More details about the Geological work still being done by u3a members can be found on the Geology page of the website. 

If you are interested in Geology or becoming a member or convenor of the group, please contact Cherrie Temple for more information by emailing her via the Contacts page

Lunch Club                                                                                                    Lori Lee

This month we visited the Hood Arms at Kilve for lunch.  Food was very nice, menu varied including good fish options on a specials board, vegetarian available and great friendly service. 

Main course and pudding with soft drink approx. £22-£25.  Parking is outside the pub if you get there early or there is a car park across the road with plenty of room.  

We had a good time and comments were as follows:

  ‘So good we must do it again!’
  ‘Flavours were wonderful. Risotto followed by crème brûlée with roasted plums!’
  ‘Toblerone cheesecake my favourite on menu’
  ‘Very generous portions!’
  ‘Another great meal!  Can they get any better!’
  ‘Lovely food and very friendly service!’

Next month Thursday 28th July the venue is Rest and be Thankful at Wheddon Cross.  Please add your name to reserve list if you would like to join group at a later date.

Nature Amblers                                                                                        Sarah Stringer

On a hot sunny morning in June, 10 of us met for an amble at Dunster Beach.  First, we strolled along the cycle path towards Blue Anchor, where flowers bloomed in variety and profusion, the tree mallow being particularly spectacular.  We then ambled between the beach and the car park towards the chalets where the flora changed to coast loving plants.  The blue and pink viper’s bugloss, yellow horned poppies, mauve opium poppies and escaped garden poppies were all in full bloom and made a beautifully colourful display loved by bees and other insects, many of which we couldn’t identify.  On the shingle we saw sea beet and sea rocket as well as storksbill and yellow stonecrop.  In total, we identified over 65 wild flowers, insects and birds.

On Wednesday 27 July, starting promptly at 10 am, we will go on a gentle exploration of an area of North Hill, Minehead looking to see what flora and fauna we can find.  After that, we will meet on Wednesday 24 August at 10 am, the venue has yet to be decided.

If you are interested in any aspect of nature, why not join one of our gentle strolls.  We have spaces for new members who are always welcome. Please contact Sarah Stringer via the Contacts page

Photography                                                                                                   Stewart Lane

The theme for member’s photographs in May was “Relaxation”. This produced a very wide range of pictures, reflecting each member’s view of exactly what was “relaxation”!  Images of walking, fishing & simply lying down were popular, but for others it was a day out or even being on roller-blades!   When we met in June the meeting started with a terrific presentation by member Steve Presnell entitled “Less is more”.  This demonstrated wonderfully how some of the most fascinating images have a limited range of contents, giving a sparse, sometimes an almost empty feeling.  Much for members to reflect on there!  We also showed our own photographs on the theme of “Walls & Bridges”: most from nearby – Dunster, Horner, Lynmouth etc – but also some European images.  Basil Helman’s two-tone image of Tarr steps (see photo) offers a novel presentation of a well-known view, but the full range from both months are on the u3a website and well worth a browse!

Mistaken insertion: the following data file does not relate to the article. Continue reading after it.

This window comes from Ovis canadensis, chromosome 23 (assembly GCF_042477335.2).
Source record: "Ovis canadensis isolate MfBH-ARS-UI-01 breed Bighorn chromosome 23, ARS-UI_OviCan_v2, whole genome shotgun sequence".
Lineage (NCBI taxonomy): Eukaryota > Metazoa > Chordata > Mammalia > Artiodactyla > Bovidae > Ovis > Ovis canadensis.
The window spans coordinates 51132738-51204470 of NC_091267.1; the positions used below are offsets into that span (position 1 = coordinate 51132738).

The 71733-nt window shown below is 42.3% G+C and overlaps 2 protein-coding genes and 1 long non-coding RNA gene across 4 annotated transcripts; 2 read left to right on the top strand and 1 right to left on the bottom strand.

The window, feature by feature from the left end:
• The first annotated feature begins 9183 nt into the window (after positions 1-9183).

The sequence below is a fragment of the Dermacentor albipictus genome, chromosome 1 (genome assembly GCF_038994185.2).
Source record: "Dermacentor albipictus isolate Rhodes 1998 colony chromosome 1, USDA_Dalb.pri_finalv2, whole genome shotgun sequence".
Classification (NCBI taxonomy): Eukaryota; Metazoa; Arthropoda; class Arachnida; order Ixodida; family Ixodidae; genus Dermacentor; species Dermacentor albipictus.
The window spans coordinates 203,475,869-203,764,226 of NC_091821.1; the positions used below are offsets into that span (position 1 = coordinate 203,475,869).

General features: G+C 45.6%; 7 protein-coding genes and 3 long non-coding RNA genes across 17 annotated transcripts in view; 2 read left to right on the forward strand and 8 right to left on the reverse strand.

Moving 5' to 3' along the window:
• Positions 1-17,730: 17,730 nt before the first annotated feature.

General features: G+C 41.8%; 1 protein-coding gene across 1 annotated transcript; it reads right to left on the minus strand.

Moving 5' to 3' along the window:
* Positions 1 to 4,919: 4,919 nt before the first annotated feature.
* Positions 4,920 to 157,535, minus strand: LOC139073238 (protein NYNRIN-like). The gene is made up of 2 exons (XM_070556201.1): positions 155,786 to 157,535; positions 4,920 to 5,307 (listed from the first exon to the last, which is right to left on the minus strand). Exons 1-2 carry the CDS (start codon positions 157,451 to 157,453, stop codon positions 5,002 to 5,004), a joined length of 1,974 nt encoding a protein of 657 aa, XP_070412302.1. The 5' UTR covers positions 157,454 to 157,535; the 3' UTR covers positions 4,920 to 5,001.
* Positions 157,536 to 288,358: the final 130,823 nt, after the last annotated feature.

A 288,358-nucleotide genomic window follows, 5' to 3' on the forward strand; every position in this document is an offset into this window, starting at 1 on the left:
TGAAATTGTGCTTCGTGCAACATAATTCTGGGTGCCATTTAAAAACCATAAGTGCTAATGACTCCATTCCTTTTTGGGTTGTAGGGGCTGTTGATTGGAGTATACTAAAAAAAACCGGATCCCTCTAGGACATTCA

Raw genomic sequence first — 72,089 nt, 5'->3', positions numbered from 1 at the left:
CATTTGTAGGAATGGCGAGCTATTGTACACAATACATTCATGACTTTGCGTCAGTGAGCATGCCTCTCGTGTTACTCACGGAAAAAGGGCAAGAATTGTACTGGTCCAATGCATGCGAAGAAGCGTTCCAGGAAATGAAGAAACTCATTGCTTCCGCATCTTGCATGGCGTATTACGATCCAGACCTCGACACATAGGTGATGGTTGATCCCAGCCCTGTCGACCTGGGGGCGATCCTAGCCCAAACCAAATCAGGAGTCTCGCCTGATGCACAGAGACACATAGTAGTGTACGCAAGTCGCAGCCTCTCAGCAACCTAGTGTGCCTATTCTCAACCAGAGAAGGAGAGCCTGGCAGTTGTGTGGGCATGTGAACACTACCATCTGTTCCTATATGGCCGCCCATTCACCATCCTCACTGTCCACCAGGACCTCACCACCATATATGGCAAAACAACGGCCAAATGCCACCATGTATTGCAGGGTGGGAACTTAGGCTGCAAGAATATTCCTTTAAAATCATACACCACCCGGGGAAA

Vintage Books                                                                           Pam Bartlett

In June we discussed the books of R.F. Delderfield.  Best known for his sagas such as the Swann and Horseman Riding By series, he also wrote various other novels including To Serve Them All My Days and The Avenue.  His books often reflect his own outlook – he was a traditionalist who believed in the values of community and of hard work but he was very much a Liberal in his political beliefs. 

In spite of the attitudes of the time in which he grew up he does not give the impression of being ‘classist’ or a snob, or xenophobic.  The only criticism that can perhaps be made against him is his attitude to women, although he wasn’t really a misogynist. He admired strong, intelligent women but he seemed to believe that they should be where he believed they should be and where he believed they themselves really believe they want to be ……………………

He had a great interest in the French Revolution and Napoleon in particular.  As well as a couple of novels he produced several non-fiction works on the subject.  He also loved the novel Treasure Island and not only was this a favourite for many of his characters, he wrote a kind of supplement to it entitled The Adventures of Ben Gunn.  He also wrote a number of plays, one of which – The Bull Boys – was the inspiration for the first Carry On film, Carry On Sergeant.

Walking Cricket                                                                                   John Batt

After our 6 week introduction to the game finishing on Friday 29th July, we are planning to keep the group going but not on Fridays,  probably Thursday afternoons from the first week in August, weather permitting, until October.
The game is played on the hard court area at Minehead Community Centre with plastic cricket bats and a soft ball. You bat for a number of overs. You are never out, you just lose runs from your total.  You score ‘runs’ by hitting different parts of the fencing. Everyone bowls, overarm if you can, but underarm is fine. It’s great light exercise and good fun.
Somerset Cricket have kindly offered to donate our first set of equipment, which will be stored at the Community Centre, so we are good to start a u3a Walking Cricket group, but a few more members are needed.